“It’s not about capturing the entire life of the patient all in one go; it’s about building it incrementally and organically, in a clinical way, that has value,” he emphasised. “Patients were complaining that they felt interrogated – mental health especially is a very challenging time in your life, so to go there and feel like you’re being interrogated can be very overwhelming. So the idea is to build up over time.”

Since the new EPR tracks all changes, Richard highlighted that it helps overcome the instincts of clinicians to over-record on patients’ progress notes, in case of future litigation, since all of this information will already be available.

The patient profile presents the entire patient record, all on one screen, with tabs to navigate to logically grouped parts of their care history. The tracking of changes means it allows for continuity even with staffing or carer change.

Richard shared how the team is also working on scanning all of their documents through Cito, which will enable these to be migrated from the old EPR and for easy access.

Another exciting feature is that alerts are automated. “If a pathway is taken or someone comes in as an inpatient, the system is automatically alerted,” he said. “A lot of our alerts are manual at the moment and they go out-of-date which can be stressful for the clinician. I’ve coined the phrase ‘everyone will have their own virtual PA’ so hopefully they can relax a bit and focus on clinical care without having to worry about when things have to be done by, because the system will remind them.”

Specific benefits

For the trust’s mental health services, one of the key features of the new system is the ability for the system to alert a change in risk.

“In all of the progress notes, a mandatory question is ‘is there a change in safety and risk?’ If there is, it pops up with a side window where you can record that. It’s very important if there’s a change in risk, that is done, particularly with vulnerable people.”

Real-time widgets enable clinicians to see the most recent activity for a patient and any actions that need to be taken, with the ability to click on a link and be taken directly to the relevant form that needs to be filled in. These get sent to the individual team members and to the team, again promoting collaboration and continuity. Actions feed into shared boards, so that teams can view actions and tasks in one place.

Richard worked out that this potentially saves around 30,000 days per year, because “every single night, clinicians are having to type all of this information up, but it’s all automatic now”.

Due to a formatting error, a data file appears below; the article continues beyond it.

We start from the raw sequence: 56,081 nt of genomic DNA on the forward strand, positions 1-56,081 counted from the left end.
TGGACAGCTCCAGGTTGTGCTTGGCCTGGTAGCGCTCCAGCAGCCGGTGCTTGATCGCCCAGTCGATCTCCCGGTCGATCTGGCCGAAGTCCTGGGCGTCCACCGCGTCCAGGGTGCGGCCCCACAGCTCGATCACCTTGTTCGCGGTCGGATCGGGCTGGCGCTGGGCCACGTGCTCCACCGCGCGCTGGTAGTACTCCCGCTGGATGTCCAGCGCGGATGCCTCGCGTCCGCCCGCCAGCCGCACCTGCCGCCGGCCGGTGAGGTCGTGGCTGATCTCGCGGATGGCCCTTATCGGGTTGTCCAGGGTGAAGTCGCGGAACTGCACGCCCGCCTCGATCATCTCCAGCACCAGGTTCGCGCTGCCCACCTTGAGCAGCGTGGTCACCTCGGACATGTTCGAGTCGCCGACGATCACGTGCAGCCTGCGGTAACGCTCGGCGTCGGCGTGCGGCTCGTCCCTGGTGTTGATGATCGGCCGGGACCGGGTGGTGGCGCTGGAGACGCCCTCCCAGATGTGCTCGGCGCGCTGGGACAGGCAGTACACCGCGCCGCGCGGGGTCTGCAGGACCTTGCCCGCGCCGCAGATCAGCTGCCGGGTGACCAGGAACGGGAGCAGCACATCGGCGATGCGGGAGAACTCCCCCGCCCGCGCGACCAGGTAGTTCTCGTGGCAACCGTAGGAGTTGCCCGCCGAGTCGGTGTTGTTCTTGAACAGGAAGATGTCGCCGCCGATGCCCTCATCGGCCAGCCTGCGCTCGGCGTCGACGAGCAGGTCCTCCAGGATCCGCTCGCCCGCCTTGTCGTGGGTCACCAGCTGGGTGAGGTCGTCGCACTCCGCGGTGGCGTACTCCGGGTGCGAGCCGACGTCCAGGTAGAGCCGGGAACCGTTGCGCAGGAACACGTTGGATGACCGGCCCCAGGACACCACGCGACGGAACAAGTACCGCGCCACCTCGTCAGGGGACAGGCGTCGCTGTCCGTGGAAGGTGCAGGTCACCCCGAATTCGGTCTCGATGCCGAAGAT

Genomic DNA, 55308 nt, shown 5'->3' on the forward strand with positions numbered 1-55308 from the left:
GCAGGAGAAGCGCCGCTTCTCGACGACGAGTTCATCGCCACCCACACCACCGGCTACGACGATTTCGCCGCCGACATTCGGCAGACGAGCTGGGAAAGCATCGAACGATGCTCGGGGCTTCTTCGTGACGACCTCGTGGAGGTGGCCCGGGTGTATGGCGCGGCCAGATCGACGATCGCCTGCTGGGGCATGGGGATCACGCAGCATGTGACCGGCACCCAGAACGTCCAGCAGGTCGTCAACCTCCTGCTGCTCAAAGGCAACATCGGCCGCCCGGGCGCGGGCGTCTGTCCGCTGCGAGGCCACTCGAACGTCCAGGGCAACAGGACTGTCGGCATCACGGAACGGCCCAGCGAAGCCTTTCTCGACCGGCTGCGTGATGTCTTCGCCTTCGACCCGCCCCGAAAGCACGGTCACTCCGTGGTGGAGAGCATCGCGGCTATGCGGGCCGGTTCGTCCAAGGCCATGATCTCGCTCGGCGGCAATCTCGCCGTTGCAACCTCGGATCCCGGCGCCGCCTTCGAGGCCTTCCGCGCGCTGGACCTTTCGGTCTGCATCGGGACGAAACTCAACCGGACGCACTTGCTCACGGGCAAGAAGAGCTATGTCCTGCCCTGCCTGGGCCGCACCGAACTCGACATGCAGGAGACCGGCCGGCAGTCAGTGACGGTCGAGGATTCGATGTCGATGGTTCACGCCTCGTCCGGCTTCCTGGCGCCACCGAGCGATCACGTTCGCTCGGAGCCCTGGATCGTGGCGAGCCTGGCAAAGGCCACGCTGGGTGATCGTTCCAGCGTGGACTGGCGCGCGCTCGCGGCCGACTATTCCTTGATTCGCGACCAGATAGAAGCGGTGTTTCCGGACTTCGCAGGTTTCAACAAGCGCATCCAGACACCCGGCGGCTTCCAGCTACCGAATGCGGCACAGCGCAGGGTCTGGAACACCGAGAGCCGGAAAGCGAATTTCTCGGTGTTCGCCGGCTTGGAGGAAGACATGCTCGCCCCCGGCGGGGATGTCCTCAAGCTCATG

Looking to the future, Richard stated that he and his team plan to go-live with 15 core clinical pathways, behind which there are about 80 workflows.

Challenges of EPR implementation

When it came to actually implementing the EPR, Richard and his team came across some challenges, including encouraging initial buy-in; creating common understanding; establishing voluntary teams; clinical and corporate time; and changing ways of thinking.

Speed of progress was an issue, he said, but things changed when it was recognised that the project should receive proper funding.

“Once the trust agreed with that and put some money in, I got a dedicated clinical team. These clinicians are absolutely fantastic and without them we wouldn’t be where we are today. They’re so dedicated and so passionate, and they’ve really helped. They’ve taken the brunt of the work and their colleagues listen to them – you might be saying the right message, but it’s really important who delivers the message.”

To keep things moving in the right direction, Richard’s team have put in place a number of activities to maintain engagement and secure feedback on how the process is going. An initial rehearsal has been held and Richard’s team have redesigned 120 clinical pathways. “We know that when these go live, we will have a consistent care model,” he said, adding that significant variance will be removed as a result. “We’ve got a dedicated clinical group that meets every Wednesday morning; we talk through the concepts and get that wider consultation to make sure that we’re still on the right track. We’ve also developed a new e-learning hub.”

Key takeaways

Richard was keen to stress that EPR implementation is not an IT project, it is a clinical change programme. It affects everyday interactions with patients, not just processes happening in the background.

Making it accessible for patients was important, he said. “It’s their life, at the end of the day; it’s co-production every step of the way”.

The next phase of the programme will be a patient portal, where they will be able to view their care record, challenge what is there, and even add to it.

Many thanks to Richard for joining us.